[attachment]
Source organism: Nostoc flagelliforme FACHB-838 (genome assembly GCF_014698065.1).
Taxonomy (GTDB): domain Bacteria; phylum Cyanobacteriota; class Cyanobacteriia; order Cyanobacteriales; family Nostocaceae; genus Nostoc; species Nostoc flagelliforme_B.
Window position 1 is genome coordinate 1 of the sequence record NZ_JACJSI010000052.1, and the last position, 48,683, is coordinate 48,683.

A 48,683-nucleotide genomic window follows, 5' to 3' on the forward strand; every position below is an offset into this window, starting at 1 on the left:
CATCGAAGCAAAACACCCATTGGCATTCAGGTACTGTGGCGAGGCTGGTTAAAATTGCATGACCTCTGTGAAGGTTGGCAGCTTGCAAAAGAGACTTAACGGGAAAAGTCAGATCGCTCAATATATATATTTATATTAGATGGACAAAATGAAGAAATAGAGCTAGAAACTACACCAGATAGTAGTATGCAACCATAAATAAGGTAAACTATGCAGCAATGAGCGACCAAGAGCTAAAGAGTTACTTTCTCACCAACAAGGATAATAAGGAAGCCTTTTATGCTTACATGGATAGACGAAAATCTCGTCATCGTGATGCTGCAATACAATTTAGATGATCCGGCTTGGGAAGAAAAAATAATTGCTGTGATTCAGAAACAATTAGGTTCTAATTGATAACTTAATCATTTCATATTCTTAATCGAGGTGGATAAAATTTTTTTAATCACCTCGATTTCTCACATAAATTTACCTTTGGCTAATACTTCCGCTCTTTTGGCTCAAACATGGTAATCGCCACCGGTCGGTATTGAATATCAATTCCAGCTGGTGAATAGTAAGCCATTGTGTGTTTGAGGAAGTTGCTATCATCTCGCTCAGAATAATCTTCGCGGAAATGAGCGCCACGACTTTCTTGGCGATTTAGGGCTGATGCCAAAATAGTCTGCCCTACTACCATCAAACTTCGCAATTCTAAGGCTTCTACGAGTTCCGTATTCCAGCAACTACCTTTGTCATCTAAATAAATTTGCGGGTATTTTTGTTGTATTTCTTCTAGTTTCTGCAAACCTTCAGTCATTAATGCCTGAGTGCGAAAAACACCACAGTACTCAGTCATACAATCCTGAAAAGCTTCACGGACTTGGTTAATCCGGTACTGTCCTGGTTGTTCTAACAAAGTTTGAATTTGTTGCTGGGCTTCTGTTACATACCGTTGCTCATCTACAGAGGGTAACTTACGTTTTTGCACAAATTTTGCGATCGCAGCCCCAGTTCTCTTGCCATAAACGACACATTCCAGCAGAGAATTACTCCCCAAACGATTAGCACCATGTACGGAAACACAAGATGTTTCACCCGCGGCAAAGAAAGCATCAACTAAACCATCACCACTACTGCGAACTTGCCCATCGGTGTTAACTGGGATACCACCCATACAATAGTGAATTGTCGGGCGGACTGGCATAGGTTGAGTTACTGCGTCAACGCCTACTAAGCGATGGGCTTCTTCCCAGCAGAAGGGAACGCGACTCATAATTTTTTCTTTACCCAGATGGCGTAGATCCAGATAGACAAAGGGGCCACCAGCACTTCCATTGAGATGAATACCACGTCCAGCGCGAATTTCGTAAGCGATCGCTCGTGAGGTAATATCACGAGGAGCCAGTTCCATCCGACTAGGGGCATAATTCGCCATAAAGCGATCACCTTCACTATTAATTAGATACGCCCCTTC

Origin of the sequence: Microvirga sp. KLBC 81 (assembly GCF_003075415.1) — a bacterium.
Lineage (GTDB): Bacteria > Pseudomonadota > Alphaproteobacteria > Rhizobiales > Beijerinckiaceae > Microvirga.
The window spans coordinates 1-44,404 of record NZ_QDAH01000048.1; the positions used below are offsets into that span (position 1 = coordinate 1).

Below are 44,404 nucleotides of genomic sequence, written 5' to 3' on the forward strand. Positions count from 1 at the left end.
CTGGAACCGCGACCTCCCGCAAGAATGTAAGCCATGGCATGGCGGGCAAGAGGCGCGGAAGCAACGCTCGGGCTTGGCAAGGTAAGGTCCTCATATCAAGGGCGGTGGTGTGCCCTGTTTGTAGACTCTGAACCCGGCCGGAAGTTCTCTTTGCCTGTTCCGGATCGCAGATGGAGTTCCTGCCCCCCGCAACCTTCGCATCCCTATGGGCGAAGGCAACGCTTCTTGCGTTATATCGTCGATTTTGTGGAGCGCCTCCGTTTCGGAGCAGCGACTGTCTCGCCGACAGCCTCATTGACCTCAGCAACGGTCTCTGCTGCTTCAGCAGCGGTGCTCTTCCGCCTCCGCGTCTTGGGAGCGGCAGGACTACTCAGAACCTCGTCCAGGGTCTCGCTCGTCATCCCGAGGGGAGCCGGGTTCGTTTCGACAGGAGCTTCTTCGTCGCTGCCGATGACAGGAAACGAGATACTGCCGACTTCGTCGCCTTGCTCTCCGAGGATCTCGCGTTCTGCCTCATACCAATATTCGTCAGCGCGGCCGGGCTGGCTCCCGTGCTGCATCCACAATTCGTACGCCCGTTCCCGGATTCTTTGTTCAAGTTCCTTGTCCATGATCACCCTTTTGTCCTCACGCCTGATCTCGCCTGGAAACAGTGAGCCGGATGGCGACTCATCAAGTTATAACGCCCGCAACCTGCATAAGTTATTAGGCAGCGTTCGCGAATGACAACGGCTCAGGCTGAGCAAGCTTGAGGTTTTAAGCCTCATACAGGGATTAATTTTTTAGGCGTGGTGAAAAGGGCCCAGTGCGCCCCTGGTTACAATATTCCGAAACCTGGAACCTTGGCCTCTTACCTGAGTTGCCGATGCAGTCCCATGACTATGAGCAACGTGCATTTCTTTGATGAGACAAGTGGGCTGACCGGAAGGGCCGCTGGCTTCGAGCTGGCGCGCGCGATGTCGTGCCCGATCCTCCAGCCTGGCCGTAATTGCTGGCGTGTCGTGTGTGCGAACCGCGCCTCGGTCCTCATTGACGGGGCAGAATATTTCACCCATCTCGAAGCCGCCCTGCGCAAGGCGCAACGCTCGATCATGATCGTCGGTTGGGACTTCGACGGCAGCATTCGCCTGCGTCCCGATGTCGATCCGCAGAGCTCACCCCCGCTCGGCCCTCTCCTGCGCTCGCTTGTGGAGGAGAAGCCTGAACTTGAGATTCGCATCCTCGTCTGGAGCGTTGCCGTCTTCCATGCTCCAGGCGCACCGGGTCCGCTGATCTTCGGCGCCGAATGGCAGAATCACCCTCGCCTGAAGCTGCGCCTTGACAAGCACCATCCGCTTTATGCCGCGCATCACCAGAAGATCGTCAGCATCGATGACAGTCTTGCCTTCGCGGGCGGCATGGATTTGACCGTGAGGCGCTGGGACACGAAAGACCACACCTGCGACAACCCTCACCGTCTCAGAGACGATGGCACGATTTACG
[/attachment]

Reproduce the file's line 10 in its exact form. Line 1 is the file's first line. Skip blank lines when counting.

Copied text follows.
CTGGAACCGCGACCTCCCGCAAGAATGTAAGCCATGGCATGGCGGGCAAGAGGCGCGGAAGCAACGCTCGGGCTTGGCAAGGTAAGGTCCTCATATCAAGGGCGGTGGTGTGCCCTGTTTGTAGACTCTGAACCCGGCCGGAAGTTCTCTTTGCCTGTTCCGGATCGCAGATGGAGTTCCTGCCCCCCGCAACCTTCGCATCCCTATGGGCGAAGGCAACGCTTCTTGCGTTATATCGTCGATTTTGTGGAGCGCCTCCGTTTCGGAGCAGCGACTGTCTCGCCGACAGCCTCATTGACCTCAGCAACGGTCTCTGCTGCTTCAGCAGCGGTGCTCTTCCGCCTCCGCGTCTTGGGAGCGGCAGGACTACTCAGAACCTCGTCCAGGGTCTCGCTCGTCATCCCGAGGGGAGCCGGGTTCGTTTCGACAGGAGCTTCTTCGTCGCTGCCGATGACAGGAAACGAGATACTGCCGACTTCGTCGCCTTGCTCTCCGAGGATCTCGCGTTCTGCCTCATACCAATATTCGTCAGCGCGGCCGGGCTGGCTCCCGTGCTGCATCCACAATTCGTACGCCCGTTCCCGGATTCTTTGTTCAAGTTCCTTGTCCATGATCACCCTTTTGTCCTCACGCCTGATCTCGCCTGGAAACAGTGAGCCGGATGGCGACTCATCAAGTTATAACGCCCGCAACCTGCATAAGTTATTAGGCAGCGTTCGCGAATGACAACGGCTCAGGCTGAGCAAGCTTGAGGTTTTAAGCCTCATACAGGGATTAATTTTTTAGGCGTGGTGAAAAGGGCCCAGTGCGCCCCTGGTTACAATATTCCGAAACCTGGAACCTTGGCCTCTTACCTGAGTTGCCGATGCAGTCCCATGACTATGAGCAACGTGCATTTCTTTGATGAGACAAGTGGGCTGACCGGAAGGGCCGCTGGCTTCGAGCTGGCGCGCGCGATGTCGTGCCCGATCCTCCAGCCTGGCCGTAATTGCTGGCGTGTCGTGTGTGCGAACCGCGCCTCGGTCCTCATTGACGGGGCAGAATATTTCACCCATCTCGAAGCCGCCCTGCGCAAGGCGCAACGCTCGATCATGATCGTCGGTTGGGACTTCGACGGCAGCATTCGCCTGCGTCCCGATGTCGATCCGCAGAGCTCACCCCCGCTCGGCCCTCTCCTGCGCTCGCTTGTGGAGGAGAAGCCTGAACTTGAGATTCGCATCCTCGTCTGGAGCGTTGCCGTCTTCCATGCTCCAGGCGCACCGGGTCCGCTGATCTTCGGCGCCGAATGGCAGAATCACCCTCGCCTGAAGCTGCGCCTTGACAAGCACCATCCGCTTTATGCCGCGCATCACCAGAAGATCGTCAGCATCGATGACAGTCTTGCCTTCGCGGGCGGCATGGATTTGACCGTGAGGCGCTGGGACACGAAAGACCACACCTGCGACAACCCTCACCGTCTCAGAGACGATGGCACGATTTACG